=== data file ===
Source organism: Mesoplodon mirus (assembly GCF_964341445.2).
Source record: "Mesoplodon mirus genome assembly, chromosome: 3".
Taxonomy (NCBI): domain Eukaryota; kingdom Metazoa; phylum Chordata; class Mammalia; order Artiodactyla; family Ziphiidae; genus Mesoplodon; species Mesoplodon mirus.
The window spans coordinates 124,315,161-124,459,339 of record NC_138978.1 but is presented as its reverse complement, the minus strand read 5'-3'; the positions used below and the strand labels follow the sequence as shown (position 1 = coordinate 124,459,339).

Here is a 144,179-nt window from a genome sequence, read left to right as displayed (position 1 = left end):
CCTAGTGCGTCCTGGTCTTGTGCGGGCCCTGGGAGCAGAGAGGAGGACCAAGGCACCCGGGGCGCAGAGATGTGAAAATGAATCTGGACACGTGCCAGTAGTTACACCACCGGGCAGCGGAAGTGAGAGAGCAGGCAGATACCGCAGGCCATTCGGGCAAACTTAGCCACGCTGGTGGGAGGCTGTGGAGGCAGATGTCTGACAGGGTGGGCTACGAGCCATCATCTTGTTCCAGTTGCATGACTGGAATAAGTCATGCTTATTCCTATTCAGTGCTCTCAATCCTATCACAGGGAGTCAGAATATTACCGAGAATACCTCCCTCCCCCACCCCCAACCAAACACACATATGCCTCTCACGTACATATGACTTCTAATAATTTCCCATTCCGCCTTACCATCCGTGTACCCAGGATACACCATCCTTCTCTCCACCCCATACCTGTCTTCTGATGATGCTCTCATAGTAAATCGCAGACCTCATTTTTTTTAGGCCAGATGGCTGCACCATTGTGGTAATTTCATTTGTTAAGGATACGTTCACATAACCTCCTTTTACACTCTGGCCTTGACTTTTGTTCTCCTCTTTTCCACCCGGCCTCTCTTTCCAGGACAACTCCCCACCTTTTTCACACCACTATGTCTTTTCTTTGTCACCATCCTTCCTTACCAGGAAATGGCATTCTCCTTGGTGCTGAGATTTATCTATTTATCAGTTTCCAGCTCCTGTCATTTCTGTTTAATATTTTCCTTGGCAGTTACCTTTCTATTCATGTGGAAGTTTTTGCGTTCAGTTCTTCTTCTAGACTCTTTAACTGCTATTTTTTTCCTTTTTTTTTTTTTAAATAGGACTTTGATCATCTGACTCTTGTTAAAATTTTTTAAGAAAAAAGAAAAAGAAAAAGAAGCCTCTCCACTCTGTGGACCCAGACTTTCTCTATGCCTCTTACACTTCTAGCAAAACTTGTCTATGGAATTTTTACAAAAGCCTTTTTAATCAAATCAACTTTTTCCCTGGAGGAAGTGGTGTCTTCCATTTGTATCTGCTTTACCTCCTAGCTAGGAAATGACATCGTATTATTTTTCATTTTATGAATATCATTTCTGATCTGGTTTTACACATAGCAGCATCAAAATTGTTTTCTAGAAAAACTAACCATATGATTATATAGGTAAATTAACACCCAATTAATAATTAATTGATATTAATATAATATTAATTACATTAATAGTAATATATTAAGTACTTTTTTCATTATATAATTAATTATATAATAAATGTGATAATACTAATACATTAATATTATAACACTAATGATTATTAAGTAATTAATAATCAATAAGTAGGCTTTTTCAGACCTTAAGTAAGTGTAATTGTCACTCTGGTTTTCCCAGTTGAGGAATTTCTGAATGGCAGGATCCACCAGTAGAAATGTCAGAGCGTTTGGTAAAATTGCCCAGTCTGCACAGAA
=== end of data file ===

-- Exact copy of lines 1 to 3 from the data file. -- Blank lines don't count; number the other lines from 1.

Source organism: Mesoplodon mirus (assembly GCF_964341445.2).
Source record: "Mesoplodon mirus genome assembly, chromosome: 3".
Taxonomy (NCBI): domain Eukaryota; kingdom Metazoa; phylum Chordata; class Mammalia; order Artiodactyla; family Ziphiidae; genus Mesoplodon; species Mesoplodon mirus.